Carl Packman considers the consequences of sharing information, photos, as well as “Likes” and dislikes, as outlined in Eli Pariser‘s new book.
The Filter Bubble: What the Internet is Hiding from You. Eli Pariser. Penguin. June 2011.
Eli Pariser’s The Filter Bubble confirms what many have suspected for some time about the “freedom” of the internet: that agencies and corporations with ulterior motives have been busy in the drawing room finding ways of better “understanding” internet users, their consumer habits, and their browsing rituals. Pariser – the current Board President for the liberal advocacy campaign group MoveOn.org – argues that the internet is no longer a free, independent space, but has become so commercially controlled and personalized that it is starting to control our lives.
Some time ago companies including Microsoft and Apple were creating the so-called “intelligent” product. For example, Microsoft Bob was designed as a social interface for Windows 3.1 with the intention of helping users navigate their way around personal computers in a more effective way. The product has since been resigned to the annals of forgotten failures. PC World described it as one of the 25 worst products of all time, and as Pariser notes, “we don’t wake up and brief an e-butler on our plans and desires for the day”. But in spite of consumers’ clear rejection of a “personal intelligent agent” choosing what we do and do not see, the internet is replete with them, under every website we visit. For Pariser this would be less of a problem if we had some control over how the “agents” identify us.
The issue of power and control of the internet has already been picked over by The Net Delusion author Evgeny Morozov, who focused on the internet’s potential to unravel democracy. But the main thrust of Pariser’s new book is to point out that methods of finding out a person’s online identity, by organisations we know next to nothing about,is getting more sophisticated, whether we want it or not. With several campaigns concerning privacy issues with sites such as Facebook and Google, who now feed users what they think they want to see based on browsing activity, this is clearly a subject on which many people clearly worry about.
To be sure there is nothing wrong with having filters to block content of no interest (after all, we choose who to follow on Twitter precisely because we want to read the views of some over others), but that these filters have been externally imposed on us, raising certain sites up higher on search engines and on Facebook seems dubious. The upshot of which, according to Pariser (assuming, probably rightly, that the internet will dominate the way we intake news and information about the world, over more traditional forms), is that we have a different understanding of the world dependent upon our search histories.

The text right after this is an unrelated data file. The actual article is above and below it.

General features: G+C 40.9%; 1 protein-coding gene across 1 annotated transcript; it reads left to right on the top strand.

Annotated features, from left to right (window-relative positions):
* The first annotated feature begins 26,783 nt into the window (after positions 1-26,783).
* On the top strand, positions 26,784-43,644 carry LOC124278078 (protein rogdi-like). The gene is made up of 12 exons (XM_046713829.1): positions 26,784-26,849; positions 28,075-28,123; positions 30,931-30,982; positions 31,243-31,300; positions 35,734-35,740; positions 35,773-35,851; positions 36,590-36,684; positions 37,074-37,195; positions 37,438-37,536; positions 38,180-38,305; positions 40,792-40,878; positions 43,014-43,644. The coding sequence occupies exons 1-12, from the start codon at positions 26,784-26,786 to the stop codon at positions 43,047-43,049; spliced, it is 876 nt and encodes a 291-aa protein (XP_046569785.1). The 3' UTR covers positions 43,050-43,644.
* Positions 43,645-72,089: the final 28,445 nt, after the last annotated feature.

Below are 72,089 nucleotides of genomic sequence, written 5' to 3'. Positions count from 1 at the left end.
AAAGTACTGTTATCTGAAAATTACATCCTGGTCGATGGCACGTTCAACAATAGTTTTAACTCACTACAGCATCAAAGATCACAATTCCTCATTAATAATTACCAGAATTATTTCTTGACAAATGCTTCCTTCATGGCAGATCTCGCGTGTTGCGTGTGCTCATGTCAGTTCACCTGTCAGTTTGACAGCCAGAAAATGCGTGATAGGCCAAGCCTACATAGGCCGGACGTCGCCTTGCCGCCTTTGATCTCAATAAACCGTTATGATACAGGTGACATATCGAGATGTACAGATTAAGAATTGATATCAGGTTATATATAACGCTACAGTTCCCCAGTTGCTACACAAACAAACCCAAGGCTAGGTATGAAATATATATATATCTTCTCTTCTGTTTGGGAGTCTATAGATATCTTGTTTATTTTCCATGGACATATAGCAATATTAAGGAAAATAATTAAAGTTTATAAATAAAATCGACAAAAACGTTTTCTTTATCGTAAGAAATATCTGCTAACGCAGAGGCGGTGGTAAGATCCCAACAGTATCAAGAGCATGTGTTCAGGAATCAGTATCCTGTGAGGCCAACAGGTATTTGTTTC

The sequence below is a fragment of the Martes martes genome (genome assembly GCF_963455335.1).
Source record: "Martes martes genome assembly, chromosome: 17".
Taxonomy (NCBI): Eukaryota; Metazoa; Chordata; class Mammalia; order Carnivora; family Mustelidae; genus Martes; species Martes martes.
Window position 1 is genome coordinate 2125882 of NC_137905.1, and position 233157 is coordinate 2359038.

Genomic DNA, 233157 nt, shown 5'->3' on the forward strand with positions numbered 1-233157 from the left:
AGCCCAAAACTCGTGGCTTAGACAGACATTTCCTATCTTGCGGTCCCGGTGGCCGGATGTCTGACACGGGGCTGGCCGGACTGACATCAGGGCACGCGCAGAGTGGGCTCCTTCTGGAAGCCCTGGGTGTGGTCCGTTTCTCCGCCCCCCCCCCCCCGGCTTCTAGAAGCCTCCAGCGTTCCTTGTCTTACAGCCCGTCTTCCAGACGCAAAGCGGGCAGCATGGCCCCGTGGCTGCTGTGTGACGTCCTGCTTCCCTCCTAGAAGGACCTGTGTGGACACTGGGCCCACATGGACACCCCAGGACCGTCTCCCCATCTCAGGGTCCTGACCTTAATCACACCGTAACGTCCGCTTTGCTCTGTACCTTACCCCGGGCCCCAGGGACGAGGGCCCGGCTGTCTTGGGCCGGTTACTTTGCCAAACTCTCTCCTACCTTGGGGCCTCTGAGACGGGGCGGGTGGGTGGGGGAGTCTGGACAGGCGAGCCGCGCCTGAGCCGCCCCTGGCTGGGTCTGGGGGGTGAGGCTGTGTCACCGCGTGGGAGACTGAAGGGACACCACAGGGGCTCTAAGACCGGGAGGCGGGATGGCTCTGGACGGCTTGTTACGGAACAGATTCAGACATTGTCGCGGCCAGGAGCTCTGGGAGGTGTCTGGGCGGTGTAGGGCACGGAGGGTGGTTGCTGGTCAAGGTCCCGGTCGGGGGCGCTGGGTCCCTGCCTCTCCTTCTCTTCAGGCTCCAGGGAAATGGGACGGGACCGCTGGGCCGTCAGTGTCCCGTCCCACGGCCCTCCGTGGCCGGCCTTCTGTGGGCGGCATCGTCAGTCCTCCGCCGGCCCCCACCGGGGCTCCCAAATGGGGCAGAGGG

This is not simply a book discussing how far technology has come, nor is it one that wants to view advancement as necessarily negative. It is a topical look at what kind of control some major companies have over our information. Most people are inquisitive about where sensitive information is kept, and companies bend over backwards to ensure customers they never sell to third parties. But the internet is now a place where many are only too happy – if perhaps unaware – to share information of themselves, photos, as well as their “Likes” and dislikes.
Pariser is right to warn us of the hidden elements using this information to their advantage, where for advertising reasons, political or any other reason (Chris Coyne, founder of the dating site OkCupid envisages a time where a person can walk into any bar, use a camera to scan the faces of the clientele, feed those photos back to the internet and allow the dating site’s cluster of servers to rank which is likely to be the perfect match). But this is less about what the internet per se is hiding from us, and more what kind of manipulations are being used by real life companies and real life people. Putting a stop to predatory online advertising campaigns requires change offline every bit as much as on.
Google CEO Eric Schmidt has been quite clear: “the eventual outcome is … Google can answer a more hypothetical question … [such as] ‘Which college should I go to?’”. To a younger generation this online intuition may seem useful, but the intrusion suffered to get there will not be. Eli Pariser has chronicled the worrying possibilities of this finely in his book.
Carl Packman is a researcher in health and children’s policy. He also blogs at thoughcowardsflinch.com